In Light Mode, the communication goes as follows: sender > sender zone > recipient zone. A Light Mode transaction contains three signatures, one from each of these actors. In Light Mode, the user has delegated his Zone to receive transactions on his behalf, so his channel can be completely unattended and still receive assets.
In Watchtower Mode, the communication also includes the recipient: sender > sender zone > recipient zone > recipient. It therefore contains four signatures. The user is responsible for maintaining his watchtower software, and if it is for some reason unavailable during the transaction, then the transaction fails.
Kchannels also has a notion of external transactions. In an external transaction, a user transfers one or more of their assets to an address on the blockchain, which means that their in-channel transaction results into a Layer1 blockchain transaction. An external transaction is signed by the user and by his zone, and it necessarily triggers one or more assets to be transferred out of the Kchannels smart contract.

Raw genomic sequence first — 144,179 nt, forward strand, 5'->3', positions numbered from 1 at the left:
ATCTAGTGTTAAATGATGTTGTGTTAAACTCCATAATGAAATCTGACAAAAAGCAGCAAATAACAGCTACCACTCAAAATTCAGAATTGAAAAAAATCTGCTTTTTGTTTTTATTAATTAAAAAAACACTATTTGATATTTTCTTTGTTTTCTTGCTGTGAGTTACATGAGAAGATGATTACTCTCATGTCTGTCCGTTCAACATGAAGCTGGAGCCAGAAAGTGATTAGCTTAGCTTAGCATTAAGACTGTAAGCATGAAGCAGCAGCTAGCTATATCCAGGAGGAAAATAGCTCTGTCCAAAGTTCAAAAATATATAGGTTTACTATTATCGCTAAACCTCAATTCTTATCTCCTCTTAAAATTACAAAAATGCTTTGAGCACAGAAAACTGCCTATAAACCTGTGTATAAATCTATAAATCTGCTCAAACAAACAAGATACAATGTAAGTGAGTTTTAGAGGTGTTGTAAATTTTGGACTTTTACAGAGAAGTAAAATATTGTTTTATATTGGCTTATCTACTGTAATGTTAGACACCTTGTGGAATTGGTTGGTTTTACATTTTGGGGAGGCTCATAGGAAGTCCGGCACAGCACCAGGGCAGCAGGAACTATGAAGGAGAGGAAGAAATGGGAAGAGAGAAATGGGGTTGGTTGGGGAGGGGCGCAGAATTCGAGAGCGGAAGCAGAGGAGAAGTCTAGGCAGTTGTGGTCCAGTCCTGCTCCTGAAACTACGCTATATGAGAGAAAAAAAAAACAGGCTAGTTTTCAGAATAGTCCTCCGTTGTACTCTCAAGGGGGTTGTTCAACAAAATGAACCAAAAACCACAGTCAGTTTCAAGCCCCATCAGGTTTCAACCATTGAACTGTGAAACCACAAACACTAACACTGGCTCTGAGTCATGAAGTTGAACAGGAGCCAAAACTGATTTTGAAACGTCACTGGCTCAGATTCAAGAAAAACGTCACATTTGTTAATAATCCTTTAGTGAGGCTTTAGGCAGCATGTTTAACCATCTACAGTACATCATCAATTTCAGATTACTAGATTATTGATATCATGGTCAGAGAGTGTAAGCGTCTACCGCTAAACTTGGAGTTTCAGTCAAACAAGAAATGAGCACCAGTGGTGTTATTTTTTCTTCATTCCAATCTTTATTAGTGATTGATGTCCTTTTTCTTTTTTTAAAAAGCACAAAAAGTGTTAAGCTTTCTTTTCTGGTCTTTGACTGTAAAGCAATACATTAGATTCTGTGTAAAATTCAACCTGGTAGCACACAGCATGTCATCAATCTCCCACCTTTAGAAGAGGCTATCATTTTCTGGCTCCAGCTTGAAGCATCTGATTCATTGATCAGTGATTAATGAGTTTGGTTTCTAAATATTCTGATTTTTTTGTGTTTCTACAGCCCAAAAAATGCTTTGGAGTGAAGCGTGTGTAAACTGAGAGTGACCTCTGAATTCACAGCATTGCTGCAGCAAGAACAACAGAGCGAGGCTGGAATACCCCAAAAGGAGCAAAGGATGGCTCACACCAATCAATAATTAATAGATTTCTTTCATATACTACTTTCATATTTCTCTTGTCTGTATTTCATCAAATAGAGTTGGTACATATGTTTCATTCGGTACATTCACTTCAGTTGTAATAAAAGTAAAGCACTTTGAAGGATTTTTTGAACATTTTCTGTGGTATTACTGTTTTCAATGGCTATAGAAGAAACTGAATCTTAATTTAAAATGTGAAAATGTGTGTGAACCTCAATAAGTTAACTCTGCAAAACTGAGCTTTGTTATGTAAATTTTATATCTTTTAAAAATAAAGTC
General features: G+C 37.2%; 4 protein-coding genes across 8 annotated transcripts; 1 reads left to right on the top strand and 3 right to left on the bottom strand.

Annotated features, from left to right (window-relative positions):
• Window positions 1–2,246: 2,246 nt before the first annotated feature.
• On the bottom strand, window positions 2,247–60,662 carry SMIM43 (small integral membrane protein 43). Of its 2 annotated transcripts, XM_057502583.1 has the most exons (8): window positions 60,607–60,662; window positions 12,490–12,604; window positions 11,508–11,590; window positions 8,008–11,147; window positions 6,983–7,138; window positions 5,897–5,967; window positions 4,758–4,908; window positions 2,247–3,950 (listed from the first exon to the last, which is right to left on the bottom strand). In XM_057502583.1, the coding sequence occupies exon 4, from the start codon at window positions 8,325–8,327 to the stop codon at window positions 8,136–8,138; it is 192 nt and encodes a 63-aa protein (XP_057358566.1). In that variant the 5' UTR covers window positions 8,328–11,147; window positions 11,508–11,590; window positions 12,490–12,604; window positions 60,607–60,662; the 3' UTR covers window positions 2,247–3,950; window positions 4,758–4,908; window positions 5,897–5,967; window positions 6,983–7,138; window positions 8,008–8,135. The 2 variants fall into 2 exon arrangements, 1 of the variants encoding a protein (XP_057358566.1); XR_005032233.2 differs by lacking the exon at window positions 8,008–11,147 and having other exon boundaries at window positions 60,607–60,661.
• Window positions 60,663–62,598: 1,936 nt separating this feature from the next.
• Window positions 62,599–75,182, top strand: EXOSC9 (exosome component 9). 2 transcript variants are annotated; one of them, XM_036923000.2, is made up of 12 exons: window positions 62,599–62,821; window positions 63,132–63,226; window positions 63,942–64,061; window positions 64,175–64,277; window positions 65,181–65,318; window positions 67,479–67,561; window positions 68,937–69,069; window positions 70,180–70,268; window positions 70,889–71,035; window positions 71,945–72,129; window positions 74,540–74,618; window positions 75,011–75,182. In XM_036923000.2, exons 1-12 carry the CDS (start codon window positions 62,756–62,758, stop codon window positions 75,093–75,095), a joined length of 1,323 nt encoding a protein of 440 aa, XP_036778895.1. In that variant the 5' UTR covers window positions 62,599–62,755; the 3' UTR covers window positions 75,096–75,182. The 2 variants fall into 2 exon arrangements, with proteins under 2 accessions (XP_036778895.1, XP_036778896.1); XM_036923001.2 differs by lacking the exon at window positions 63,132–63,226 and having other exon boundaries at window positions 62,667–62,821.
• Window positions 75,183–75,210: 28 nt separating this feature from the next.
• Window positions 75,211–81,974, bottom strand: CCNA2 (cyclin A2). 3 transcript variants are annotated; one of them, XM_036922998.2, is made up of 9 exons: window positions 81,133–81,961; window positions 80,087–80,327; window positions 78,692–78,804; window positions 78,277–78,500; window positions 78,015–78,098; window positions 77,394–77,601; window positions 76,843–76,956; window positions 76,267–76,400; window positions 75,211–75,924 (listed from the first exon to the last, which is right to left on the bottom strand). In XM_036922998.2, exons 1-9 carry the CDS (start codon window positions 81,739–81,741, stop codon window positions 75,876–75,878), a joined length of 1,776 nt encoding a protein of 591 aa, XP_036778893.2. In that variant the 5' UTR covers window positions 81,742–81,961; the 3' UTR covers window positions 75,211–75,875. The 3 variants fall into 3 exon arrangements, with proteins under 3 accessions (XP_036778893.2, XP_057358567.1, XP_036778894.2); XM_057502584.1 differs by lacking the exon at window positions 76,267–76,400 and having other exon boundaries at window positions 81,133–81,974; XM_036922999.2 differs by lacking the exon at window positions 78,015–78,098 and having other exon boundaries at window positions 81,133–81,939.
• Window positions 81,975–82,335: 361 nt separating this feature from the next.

A Kchannels user trying to interact with someone not part of the Kchannels deployment, would result channel discovery to draft an external transaction. In addition to this, a user may force an outgoing transaction to go on the blockchain, possibly to withdraw assets from Kchannels. Whatever the reason, external transactions make it easy to interact with the blockchain from within a channel. This is effectively turning your channel into a wallet in the cloud.
A zones makes every effort to ensure an external transaction is mined, including resending the same transaction with a higher gas price if it is not mined. If a transaction cannot be delivered to the blockchain for whatever reason, its assets will finally be returned to the channel.